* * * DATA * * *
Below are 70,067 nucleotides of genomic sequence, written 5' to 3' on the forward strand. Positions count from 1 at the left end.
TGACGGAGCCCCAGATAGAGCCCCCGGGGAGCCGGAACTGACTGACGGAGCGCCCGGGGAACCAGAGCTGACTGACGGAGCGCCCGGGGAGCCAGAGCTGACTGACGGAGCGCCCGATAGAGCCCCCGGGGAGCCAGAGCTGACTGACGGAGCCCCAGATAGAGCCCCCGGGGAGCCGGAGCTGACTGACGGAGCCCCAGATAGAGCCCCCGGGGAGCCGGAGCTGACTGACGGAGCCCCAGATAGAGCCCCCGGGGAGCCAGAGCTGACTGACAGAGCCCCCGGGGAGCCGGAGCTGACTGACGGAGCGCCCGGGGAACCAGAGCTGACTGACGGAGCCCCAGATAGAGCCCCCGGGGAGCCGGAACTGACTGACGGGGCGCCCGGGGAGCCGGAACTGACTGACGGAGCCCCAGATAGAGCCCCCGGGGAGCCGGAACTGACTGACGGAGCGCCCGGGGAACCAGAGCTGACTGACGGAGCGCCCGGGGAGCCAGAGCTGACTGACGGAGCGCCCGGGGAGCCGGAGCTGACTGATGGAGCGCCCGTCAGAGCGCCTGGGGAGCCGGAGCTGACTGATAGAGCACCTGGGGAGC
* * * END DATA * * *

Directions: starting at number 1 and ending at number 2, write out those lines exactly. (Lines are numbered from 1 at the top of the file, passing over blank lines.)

Below are 70,067 nucleotides of genomic sequence, written 5' to 3' on the forward strand. Positions count from 1 at the left end.
TGACGGAGCCCCAGATAGAGCCCCCGGGGAGCCGGAACTGACTGACGGAGCGCCCGGGGAACCAGAGCTGACTGACGGAGCGCCCGGGGAGCCAGAGCTGACTGACGGAGCGCCCGATAGAGCCCCCGGGGAGCCAGAGCTGACTGACGGAGCCCCAGATAGAGCCCCCGGGGAGCCGGAGCTGACTGACGGAGCCCCAGATAGAGCCCCCGGGGAGCCGGAGCTGACTGACGGAGCCCCAGATAGAGCCCCCGGGGAGCCAGAGCTGACTGACAGAGCCCCCGGGGAGCCGGAGCTGACTGACGGAGCGCCCGGGGAACCAGAGCTGACTGACGGAGCCCCAGATAGAGCCCCCGGGGAGCCGGAACTGACTGACGGGGCGCCCGGGGAGCCGGAACTGACTGACGGAGCCCCAGATAGAGCCCCCGGGGAGCCGGAACTGACTGACGGAGCGCCCGGGGAACCAGAGCTGACTGACGGAGCGCCCGGGGAGCCAGAGCTGACTGACGGAGCGCCCGGGGAGCCGGAGCTGACTGATGGAGCGCCCGTCAGAGCGCCTGGGGAGCCGGAGCTGACTGATAGAGCACCTGGGGAGC